Next Gen TV Dominates IEEE-BTS Gathering
ARLINGTON, VA.--Broadcast engineers from around the globe converged here for three days last week to exchange information about the industry and broadcast technology developments at the annual IEEE Broadcast Technology Society Fall Symposium.
In spite of the demands of the ongoing television spectrum repack, some 160 engineering consultants, equipment manufacturers, and broadcast group personnel took time away from their duties to join academics and others from as far away as Russia, Brazil and South Korea at the Oct. 9-11 tech con.
Next-Gen TV was the hot topic this year, with nearly half of the presentations falling into this category and nine directly focused on ATSC 3.0’s potential, field testing, deployment, business models, and evaluation metrics. Presentations even included some “one step beyond” views into the future television experiences. One described methodology for transmitting information to provide sensory stimulation beyond sight and sound, and a lunchtime keynote presenter described taking virtual reality out to the ball game.
BRINGING BACK THE ACTION WITH VR
In her presentation, Uma Jayaram, engineering director for Intel Sports True VR division, described why her company decided to launch a virtual reality TV sports production element, and discussed some of the technical issues that had to be resolved to make it possible.
“The timeline for [introduction and acceptance] of new use cases is dramatically shortening,” Jayaram said. “The telephone took 75 years to reach the 50 million user mark; ‘Angry Birds’ took just over a month to reach this mark.
“Companies such as Intel realize that you cannot afford to join the party after it’s well underway and things are moving really fast," she continued. "So, you place some bets, you get into the ecosystem, you play with it, you try to move it, and essentially see what’s going on in a more involved manner.
“When you think of Intel, you ordinarily think of the more traditional segments—CPUs, graphics and so on, but some of the big bets we are making have to do with artificial intelligence, VR, hygiene, and automated driving” observing that all of these emerging technologies involved moving and processing massive amounts of data, an Intel specialty.
“These areas are moving so fast that you want to be in that ecosystem,” said Jayram in explaining Intel’s decision to launch the sports business unit two years ago.
“On ‘game day’ we show up with our cameras, we set up alongside the networks and stream VR experiences in near real time,” she said. “We provide [feeds] to about 10 right’s-holding broadcasters.”
In her presentation, Jayaram did flag some VR limitations, noting that perhaps the biggest centers on the cumbersome headgear that consumers must don.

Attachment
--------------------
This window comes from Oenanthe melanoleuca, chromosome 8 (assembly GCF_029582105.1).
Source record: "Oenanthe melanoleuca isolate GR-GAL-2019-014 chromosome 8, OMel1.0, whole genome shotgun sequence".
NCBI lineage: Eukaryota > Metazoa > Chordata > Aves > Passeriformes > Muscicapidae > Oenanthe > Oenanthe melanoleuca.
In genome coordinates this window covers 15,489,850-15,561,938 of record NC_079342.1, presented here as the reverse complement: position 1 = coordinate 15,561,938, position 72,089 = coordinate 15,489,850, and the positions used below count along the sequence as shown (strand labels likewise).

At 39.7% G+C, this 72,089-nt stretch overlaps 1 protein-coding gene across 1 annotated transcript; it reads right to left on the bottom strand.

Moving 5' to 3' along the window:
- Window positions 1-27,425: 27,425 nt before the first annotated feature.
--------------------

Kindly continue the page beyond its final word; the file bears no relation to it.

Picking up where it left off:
“I can’t watch with a headset for more than a few hours,” she said.
As one solution, her unit is creating shorter duration or “snackable content” sports highlights packages. “We’re also working to provide a better user interface…something that would allow a person to do VR viewing while still interacting with friends,” she said.
She also described some technical considerations in VR that don’t really exist in ordinary television coverage.
“Time synchronization is very important when you have six separate cameras that all have to be synched together along with the audio," she said. "Seamless ‘stitching’ of the multiple views is also very important.”
Branding of the viewing apps for consumers is also something of a challenge as Intel's Sports unit is dealing with multiple broadcast entities operating in several countries. “In the U.S., NBC has the rights, so we have to have an NBC app with the 'NBC look and feel' and colors. We now have to put out about 33 of these apps [to accommodate the various broadcast entities and viewing devices].”
Jayaram also noted that a business model has to be established before widespread deployment of VR sports coverage can take place.
“We’re looking at subscription models,” she said. “In the end you have to make money. This is still being worked out.”
WHAT’S HAPPENING OUT IN THE [3.0] FIELD?
Status reports on ATSC 3.0 rollouts in three U.S. markets were part of the conference program, with WRAL-TV’s Transmitter Supervisor Matt Brandes describing activities at his company’s Raleigh-Durham, N.C. test facility. Fred Baumgartner, director of Next Gen TV implementation for Sinclair Broadcast Group, provided an update on the station group's Dallas-Ft. Worth ATSC 3.0 single-frequency network initiative, and Pearl TV’s Dave Folsom described goings-on in connection with the "Phoenix Model Market project.